HOPKINS, Minn. (BPT) — Whether you’re a high school senior or an adult looking to change careers, a college degree can be the key to a bright future. As acceptance letters arrive in the mail, another important document is not far behind: financial aid letters.
The average cost of tuition and fees for the 2016-2017 school year is $33,480 at private colleges, $9,650 for state residents at public colleges, and $24,930 for out-of-state residents attending public universities, according to the College Board.
In order to find out what aid you qualify for, you should start by filing your Free Application for Federal Student Aid (FAFSA). After your information is processed, and you’ve applied to the colleges of your choice, you’ll receive financial aid award letters in the mail with the results from each school where you were accepted.
Not all financial aid letters are the same, so deciphering and comparing them can be confusing. To help get you started, the experts at College Ave Student Loans share tips and tricks for how to easily understand your financial aid letter.
Symbols and terms
College award letters may use different wording and abbreviations. For instance, rather than spelling out the word “loan” you could see “L” or “LN”. You might also see “net price” and “net cost.” Look carefully at how each school calculates these amounts. Some schools will subtract loan amounts from these figures.
Just remember that loans need to be paid back, usually with interest; loans can help you spread the cost of college over time, but they don’t eliminate the expense.
Gifts verses loans
Gift aid is money that is awarded to qualifying students that isn’t expected to be paid back. Gift aid includes scholarships, grants, and housing or tuition waivers. Not all applicants will qualify for gift aid, but most will be eligible for federal loans.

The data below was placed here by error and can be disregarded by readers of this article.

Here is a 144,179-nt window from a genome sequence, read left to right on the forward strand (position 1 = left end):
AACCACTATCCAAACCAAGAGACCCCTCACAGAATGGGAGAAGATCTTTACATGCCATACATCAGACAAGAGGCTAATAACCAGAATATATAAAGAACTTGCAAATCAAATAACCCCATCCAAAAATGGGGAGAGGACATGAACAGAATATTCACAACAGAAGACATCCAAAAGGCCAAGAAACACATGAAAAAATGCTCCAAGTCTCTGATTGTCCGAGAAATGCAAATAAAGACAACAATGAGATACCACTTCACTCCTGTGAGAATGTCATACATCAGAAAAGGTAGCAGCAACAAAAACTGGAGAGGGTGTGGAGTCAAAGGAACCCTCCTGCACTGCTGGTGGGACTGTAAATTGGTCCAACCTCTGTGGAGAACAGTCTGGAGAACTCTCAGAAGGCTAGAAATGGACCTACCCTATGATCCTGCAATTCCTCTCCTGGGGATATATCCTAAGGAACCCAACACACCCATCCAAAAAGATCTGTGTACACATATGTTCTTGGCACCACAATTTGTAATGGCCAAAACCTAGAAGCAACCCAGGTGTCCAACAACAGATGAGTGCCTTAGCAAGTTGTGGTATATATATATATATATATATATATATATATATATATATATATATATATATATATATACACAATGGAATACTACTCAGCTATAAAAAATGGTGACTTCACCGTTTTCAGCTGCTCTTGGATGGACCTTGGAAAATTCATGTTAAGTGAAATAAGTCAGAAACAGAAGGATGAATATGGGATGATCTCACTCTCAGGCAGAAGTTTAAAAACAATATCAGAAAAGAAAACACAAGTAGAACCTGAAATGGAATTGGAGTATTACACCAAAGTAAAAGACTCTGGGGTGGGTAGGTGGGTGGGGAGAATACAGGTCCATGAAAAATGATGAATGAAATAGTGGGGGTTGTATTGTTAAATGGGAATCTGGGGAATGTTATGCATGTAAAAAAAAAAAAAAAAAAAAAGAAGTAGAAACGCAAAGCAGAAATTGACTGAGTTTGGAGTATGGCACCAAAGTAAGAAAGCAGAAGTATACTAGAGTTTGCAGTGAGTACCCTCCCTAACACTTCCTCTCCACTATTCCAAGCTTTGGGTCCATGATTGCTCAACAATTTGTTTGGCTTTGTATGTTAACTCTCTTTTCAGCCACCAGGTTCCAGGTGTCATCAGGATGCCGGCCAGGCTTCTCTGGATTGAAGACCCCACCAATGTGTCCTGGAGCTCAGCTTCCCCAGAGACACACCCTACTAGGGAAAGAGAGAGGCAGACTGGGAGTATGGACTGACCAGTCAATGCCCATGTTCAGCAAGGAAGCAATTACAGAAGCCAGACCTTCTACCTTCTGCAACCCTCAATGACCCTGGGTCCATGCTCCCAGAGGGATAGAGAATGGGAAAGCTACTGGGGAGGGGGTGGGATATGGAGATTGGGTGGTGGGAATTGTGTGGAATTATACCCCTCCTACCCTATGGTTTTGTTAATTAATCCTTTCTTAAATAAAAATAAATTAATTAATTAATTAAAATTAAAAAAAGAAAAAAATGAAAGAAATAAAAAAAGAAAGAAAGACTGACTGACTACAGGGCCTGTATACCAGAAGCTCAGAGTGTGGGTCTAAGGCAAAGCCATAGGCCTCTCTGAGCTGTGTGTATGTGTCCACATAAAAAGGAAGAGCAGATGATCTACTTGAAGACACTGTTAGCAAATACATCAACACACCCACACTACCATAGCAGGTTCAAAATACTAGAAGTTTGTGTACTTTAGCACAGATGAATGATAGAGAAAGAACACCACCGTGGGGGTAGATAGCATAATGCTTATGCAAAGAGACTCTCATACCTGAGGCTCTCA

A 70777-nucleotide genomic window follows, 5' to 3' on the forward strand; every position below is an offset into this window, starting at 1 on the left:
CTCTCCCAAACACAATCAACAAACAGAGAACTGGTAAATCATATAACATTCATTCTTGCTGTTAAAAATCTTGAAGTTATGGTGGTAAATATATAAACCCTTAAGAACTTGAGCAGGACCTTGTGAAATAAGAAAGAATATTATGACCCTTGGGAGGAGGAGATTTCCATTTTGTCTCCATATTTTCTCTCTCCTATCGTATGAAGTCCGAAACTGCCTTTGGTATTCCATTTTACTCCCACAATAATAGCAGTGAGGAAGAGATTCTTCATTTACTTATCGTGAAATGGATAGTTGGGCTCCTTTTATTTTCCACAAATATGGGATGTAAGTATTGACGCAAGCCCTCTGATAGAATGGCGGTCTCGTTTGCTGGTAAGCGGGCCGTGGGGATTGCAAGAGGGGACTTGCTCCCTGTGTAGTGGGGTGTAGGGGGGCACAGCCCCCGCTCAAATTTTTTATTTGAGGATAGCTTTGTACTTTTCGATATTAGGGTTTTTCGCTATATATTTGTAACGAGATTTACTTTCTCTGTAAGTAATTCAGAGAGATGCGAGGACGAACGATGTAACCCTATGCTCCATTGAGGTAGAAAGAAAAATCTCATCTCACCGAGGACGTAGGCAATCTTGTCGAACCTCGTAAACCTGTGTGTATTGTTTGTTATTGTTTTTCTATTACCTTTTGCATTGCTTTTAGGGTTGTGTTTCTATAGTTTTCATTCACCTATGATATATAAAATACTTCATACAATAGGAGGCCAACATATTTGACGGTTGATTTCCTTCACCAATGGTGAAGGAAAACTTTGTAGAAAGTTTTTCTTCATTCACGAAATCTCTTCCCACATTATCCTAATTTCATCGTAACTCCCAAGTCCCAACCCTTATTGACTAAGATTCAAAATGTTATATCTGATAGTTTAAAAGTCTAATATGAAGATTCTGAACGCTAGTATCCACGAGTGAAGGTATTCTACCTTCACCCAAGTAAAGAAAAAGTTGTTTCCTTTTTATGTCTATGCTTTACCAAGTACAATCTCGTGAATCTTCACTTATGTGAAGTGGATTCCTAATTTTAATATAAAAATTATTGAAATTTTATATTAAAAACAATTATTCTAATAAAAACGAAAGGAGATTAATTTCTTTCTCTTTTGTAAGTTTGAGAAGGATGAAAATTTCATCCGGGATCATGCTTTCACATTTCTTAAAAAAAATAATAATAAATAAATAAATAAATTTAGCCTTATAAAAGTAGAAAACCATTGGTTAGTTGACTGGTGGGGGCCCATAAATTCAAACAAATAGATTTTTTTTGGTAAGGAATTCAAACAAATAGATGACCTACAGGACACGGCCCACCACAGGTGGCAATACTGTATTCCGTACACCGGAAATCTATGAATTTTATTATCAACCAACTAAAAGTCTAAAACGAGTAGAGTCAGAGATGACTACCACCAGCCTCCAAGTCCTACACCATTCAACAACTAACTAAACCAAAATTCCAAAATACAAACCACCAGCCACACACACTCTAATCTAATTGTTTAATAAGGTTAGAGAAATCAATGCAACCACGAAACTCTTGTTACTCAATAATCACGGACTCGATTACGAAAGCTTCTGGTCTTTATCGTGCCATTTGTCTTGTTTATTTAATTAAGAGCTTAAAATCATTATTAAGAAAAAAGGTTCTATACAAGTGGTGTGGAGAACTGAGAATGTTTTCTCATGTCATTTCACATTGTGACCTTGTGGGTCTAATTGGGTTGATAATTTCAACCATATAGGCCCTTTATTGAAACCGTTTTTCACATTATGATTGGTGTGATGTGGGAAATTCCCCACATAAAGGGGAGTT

If a student is awarded a private scholarship, the financial aid letter may list its effect on the amount of money offered by the school or in federal aid because the student’s financial need has already been partially covered. This could impact gift aid, loan amounts, or both.
If you indicated an interest during the FAFSA application, your financial aid letter may list approval for a work-study job that provides money toward your studies and fits with your class schedule. The money you earn is typically applied directly to your school expenses.
Depending on your personal circumstances, there may be a line item for expected family contribution. This is the amount of money your family is expected to contribute toward your college education based on their tax and savings information. This will impact your overall award package.
Your financial aid letter may not include all of the costs associated with going to school. Think beyond tuition and make sure you have an idea of what you’ll be spending on housing, food, transportation, books, supplies, additional fees, and other living expenses.
If you find the amount of financial aid provided isn’t enough (including the amount offered in federal loans), families may want to research and explore private student loans as an option to cover the additional expenses.
Look for competitive interest rates and flexible repayment options that match your budget. College Ave Student Loans also offers a calculator that showcases how much families can save with various loan options.
Finally, if you’re still unclear about the terms and conditions of any college award letter, it’s important to reach out to the school to ask for clarification or discuss your options. You don’t want to leave any money on the table.
More college tips and advice here.
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